Read Easy Riddles for Kids
First, familiarize your children with easy riddles by reading them!
Guess Who, Haiku by Deanna Caswell, illustrated by Bob Shea
What a creative twist! The traditional nature haikus become clever riddles for readers to guess the answers.
“from a lily pad
keep eyes spy a careless fly
a sticky tongue — SNAP!
Can you guess who the animal is from this haiku poem?”
Heads and Tails Underwater by John Canty
Of all the books, these are the easiest riddles for kids under 4! Three written clues plus a hint in the illustration will get kids thinking and making educated guesses (deductive reasoning) about the answers. Turn the pages to see if your guess was correct. Example: “I am gentle. I can sing. I am the biggest animal in the world. I am…” (“A whale.”)
Animals in the Sky by Sara Gillingham
Riddles help kids learn the constellations by their shapes with lift-the-flap answers and that give the answer and more information. “I have a big bushy mane, a long tail, and a loud roar. I am the king of the jungle! What animal in the sky am I? I am the Lion. My brightest star is called Regulus, which means “little king.”” The white and gold text and illustrations pop out off the page set onto turquoise and navy blue backgrounds.
Math for All Seasons by Greg Tang, illustrated by Harry Briggs
National Geographic Kids Just Joking Animal Riddles by J. Patrick Lewis
Funny animal-themed riddles are guaranteed to get your kids thinking and laughing!
Just Joking Jumbo by National Geographic Kids
Holy Smokes! Your kids will love this book. It’s packed full of awesome jokes, riddles, puzzles, and photographs; it’s hefty and impossible not to love. Fun facts added throughout make it extra interesting.
Riddles are usually written in poem form. Consider this riddle poem:
It can be cracked, It can be made,
It can be told, it can be played.
What is it?
(answer: a joke)
source: Riddle Me This
answer: an orange / image by bcmom
Writing Riddles With Beginning Writers (K-1st)
Start with a category like food or animals and let the kids pick their subject.
Give them a series of sentence stems from which they might start writing. (See below.)
Then say, “Choose an animal. Don’t write what it is in the riddle, just write clues describing the animal — use the sentence stems to start.”
Show them how you think of clues.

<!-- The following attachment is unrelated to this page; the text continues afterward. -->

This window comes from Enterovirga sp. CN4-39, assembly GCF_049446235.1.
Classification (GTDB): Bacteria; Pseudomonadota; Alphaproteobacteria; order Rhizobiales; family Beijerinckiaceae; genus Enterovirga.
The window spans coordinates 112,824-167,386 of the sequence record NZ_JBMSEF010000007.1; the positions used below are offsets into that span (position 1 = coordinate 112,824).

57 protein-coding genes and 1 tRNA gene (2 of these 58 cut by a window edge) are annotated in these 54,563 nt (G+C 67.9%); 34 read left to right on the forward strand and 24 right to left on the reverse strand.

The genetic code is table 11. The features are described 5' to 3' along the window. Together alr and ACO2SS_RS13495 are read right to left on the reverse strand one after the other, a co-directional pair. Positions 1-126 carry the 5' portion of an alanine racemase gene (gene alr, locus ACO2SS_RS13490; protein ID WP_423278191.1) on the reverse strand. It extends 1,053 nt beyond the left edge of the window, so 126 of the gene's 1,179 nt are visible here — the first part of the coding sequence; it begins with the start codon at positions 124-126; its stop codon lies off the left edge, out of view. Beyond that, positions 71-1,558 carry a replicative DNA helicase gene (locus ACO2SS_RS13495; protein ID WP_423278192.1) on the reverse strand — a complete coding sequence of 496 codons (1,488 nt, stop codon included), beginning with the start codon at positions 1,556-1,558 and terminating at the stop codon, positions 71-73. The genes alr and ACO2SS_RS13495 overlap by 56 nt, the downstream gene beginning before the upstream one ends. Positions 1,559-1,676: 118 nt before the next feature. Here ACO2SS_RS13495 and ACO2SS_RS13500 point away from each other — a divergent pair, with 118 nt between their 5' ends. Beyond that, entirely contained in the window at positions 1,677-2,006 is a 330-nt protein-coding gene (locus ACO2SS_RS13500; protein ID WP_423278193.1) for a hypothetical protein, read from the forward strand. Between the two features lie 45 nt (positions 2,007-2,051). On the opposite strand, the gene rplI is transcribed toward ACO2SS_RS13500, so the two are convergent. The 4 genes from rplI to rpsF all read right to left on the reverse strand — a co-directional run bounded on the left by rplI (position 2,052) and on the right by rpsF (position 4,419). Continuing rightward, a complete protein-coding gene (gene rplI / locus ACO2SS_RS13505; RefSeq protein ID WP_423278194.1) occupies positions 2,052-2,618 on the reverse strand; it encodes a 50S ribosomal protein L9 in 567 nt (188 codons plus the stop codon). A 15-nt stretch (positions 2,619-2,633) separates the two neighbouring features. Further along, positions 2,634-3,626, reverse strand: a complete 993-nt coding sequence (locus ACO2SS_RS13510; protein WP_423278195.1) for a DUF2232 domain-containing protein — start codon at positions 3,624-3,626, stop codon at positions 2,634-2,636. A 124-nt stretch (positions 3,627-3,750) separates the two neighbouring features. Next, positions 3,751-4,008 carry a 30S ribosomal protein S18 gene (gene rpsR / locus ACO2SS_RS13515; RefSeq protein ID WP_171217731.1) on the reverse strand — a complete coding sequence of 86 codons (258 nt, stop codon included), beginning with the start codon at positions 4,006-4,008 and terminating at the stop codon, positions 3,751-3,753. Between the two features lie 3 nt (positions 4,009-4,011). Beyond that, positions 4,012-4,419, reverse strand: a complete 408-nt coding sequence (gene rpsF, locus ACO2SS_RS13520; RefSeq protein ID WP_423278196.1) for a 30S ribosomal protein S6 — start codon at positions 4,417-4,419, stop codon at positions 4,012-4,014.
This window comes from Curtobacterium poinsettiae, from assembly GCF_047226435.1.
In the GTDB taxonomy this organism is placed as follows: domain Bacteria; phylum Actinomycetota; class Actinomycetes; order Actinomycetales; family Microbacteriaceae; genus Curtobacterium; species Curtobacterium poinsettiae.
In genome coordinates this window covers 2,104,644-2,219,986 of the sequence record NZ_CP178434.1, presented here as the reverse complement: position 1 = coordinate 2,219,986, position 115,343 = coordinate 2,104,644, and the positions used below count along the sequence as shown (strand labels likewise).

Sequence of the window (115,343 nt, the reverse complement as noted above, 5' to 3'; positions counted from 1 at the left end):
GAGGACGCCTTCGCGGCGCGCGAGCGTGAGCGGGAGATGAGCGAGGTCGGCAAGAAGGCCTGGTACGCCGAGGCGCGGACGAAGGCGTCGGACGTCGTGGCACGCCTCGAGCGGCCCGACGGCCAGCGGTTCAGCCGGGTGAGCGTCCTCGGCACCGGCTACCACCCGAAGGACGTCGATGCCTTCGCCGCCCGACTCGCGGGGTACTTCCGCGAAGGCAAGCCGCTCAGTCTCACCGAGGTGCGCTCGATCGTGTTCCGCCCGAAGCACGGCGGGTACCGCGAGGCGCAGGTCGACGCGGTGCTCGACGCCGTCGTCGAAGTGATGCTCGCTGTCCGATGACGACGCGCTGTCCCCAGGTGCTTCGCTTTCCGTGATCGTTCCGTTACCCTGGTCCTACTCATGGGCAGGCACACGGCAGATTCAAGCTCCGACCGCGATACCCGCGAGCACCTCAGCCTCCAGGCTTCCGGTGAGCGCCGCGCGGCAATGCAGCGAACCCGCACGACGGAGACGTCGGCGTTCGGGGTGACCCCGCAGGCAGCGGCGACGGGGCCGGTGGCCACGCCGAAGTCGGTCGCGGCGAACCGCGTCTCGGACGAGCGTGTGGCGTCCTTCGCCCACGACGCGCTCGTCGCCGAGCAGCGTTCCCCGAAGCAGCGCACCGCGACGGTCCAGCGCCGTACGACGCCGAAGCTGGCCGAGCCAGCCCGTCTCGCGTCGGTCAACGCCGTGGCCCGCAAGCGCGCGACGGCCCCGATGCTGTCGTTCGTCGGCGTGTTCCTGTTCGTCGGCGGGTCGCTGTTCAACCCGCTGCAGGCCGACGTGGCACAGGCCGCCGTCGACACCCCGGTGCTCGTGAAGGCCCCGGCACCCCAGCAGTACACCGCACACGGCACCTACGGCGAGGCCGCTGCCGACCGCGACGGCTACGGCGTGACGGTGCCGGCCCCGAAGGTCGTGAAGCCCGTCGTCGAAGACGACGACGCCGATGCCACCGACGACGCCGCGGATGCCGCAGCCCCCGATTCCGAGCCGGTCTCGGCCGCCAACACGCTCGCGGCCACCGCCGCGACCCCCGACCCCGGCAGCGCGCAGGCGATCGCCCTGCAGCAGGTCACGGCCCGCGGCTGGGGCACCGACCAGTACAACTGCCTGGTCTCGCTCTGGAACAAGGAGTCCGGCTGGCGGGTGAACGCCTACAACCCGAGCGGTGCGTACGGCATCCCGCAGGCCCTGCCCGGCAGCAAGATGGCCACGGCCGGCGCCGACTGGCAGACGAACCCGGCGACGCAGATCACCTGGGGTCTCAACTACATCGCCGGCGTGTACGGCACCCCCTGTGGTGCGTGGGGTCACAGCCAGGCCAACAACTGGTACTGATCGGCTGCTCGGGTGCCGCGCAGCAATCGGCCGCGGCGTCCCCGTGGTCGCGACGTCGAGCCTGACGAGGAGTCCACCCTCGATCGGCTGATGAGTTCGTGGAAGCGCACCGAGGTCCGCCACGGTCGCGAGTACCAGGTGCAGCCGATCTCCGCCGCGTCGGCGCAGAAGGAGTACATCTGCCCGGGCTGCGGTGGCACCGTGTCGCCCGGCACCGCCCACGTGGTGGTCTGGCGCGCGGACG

Use the popcorn ideas from this poem idea as an example. Say, “We could say everything about the popcorn just not say popcorn. The reader will have to figure out what I’m describing.” Which kind of is the whole point of poetry isn’t it?
Riddles are just much easier to comprehend than say The Love Song of J. Alfred Prufrock. (Memory scar.)
I am __________________ (color)
I am the size of ___________________.
I smell like ______________________.
Sometimes you find me ________________.
Who / What am I?
Write your riddles in a lift-the-flap riddle book format. See these directions from Bookmaking With Kids.
answer: a dog / image by by Randy Son Of Robert
Write Riddles With Young Writers (2nd – 5th)
Again, it’s helpful to start with categories (sports, food, animals) and expand out — it avoids the “I don’t know what to write about” syndrome.
Work on writing riddles using your five senses. Comparison using like or as is a simile.
I smell like _____________________
I look like _________________________
I taste like __________________________
I feel like ________________________
I sound like (or I say) ____________________
Or, you can write descriptive sentences without similes.
First Grade Example:
P.S. Don’t forget to share the riddles you wrote!
Sharing is the best part of writing riddles.
Fun Riddle Games
Riddle Moo This
Kids can practice deductive reasoning with 300 fun riddles and animal-sound buzzers from Learning Resources. My kids think the buzzers are awesome. I think the thinking skills are awesome. The game is recommended for ages 5 and up but I think kids as young as 3 or 4 could play this game. The winner is the first person to collect 10 cards.
One player reads the clues for the others to guess. The first person to hit their buzzer and guess correctly wins the card.
It says, “Gobble-gobble”
Originally published: 4/3/2012
Date modified: 11/2/2021